First Minister Nicola Sturgeon has marked International Women’s Day by launching a search for a new young woman to mentor.
Ms Sturgeon also urged other leading women to step up and give some time to help others achieve their goals.
Reflecting on a year that has seen the growth of the Me Too and Time’s Up movements against sexual harassment and abuse, the SNP leader said there was much progress still to make towards gender equality.
Speaking on a visit to social enterprise Tribe Porty in Portobello, Edinburgh, she said: “On International Women’s Day there’s an opportunity for all of us as women to recognise how far we’ve come.
“Earlier this year we celebrated the centenary of the first women achieving the vote, I am the first woman First Minister, we’ve got a woman Prime Minister whose politics I disagree with, nevertheless that shows what’s possible, but it’s also an opportunity to recognise how much further we have to go.
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“We’ve been reminded, I think all too strongly in recent times, of some of the challenges and barriers that women still face.
“We’ve got a gender pay gap, women often still face unacceptable behaviour in workplaces and elsewhere, and we still don’t have gender balance on many boards and organisations across the country.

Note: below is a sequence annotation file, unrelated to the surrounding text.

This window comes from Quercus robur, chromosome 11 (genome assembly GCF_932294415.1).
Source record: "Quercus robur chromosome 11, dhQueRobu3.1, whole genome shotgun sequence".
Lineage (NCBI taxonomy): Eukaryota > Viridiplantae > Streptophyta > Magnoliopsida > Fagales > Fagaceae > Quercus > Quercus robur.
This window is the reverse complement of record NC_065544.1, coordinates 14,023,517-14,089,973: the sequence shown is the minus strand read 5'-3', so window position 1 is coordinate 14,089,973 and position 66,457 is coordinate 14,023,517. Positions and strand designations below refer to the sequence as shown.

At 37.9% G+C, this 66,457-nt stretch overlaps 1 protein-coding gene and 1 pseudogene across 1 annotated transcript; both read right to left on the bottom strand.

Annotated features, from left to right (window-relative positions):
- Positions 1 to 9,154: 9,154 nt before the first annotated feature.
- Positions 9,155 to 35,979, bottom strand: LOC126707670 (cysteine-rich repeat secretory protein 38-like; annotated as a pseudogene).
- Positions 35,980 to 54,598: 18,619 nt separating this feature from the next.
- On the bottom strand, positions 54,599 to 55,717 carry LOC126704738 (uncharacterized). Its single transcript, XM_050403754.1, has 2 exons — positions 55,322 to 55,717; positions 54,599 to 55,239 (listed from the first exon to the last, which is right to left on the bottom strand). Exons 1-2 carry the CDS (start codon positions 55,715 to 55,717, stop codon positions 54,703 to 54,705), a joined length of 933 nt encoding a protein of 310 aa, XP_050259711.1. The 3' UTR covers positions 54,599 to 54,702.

“So, I like to think of International Women’s Day as a tale of two halves, we’ve made a lot of progress but for the sake of the next generation of women we’ve got to rededicate ourselves to making the progress we still need to make.”
Applications are now open for young woman aged between 18-23 to become The First Minister’s second mentee.
She said: “Through the First Mentor initiative I have the pleasure of mentoring Charlotte Liddell, a young mum of two from Fife.
“Seeing her grow in confidence and discover her potential in the past few months has been a truly enriching experience, and she has also taught me a lot by giving me a new perspective on the many issues affecting young people today.
“That is why I have decided to extend the ‘First Mentor’ initiative and look for a mentee again this year, with the help of Young Scot.
“I am also calling on other women in leadership roles to join me.
“Not just chief executives or chairs of big organisations, but any woman who feels that she has something to offer.
“By giving our time and sharing our experiences, we can support a new generation of women to reach their potential, and learn from them in return.”
Ms Liddell said: “Through this mentorship programme, I’ve been given opportunities that I had only ever dreamt of.
“Too often, young people are told they will never amount to anything - especially young parents.
“This mentorship has inspired me to help other young people to believe in themselves - especially those whose voices are not heard.”
Some of those shortlisted for the First Mentor scheme will also be matched with mentors from the Scottish Chambers of Commerce network.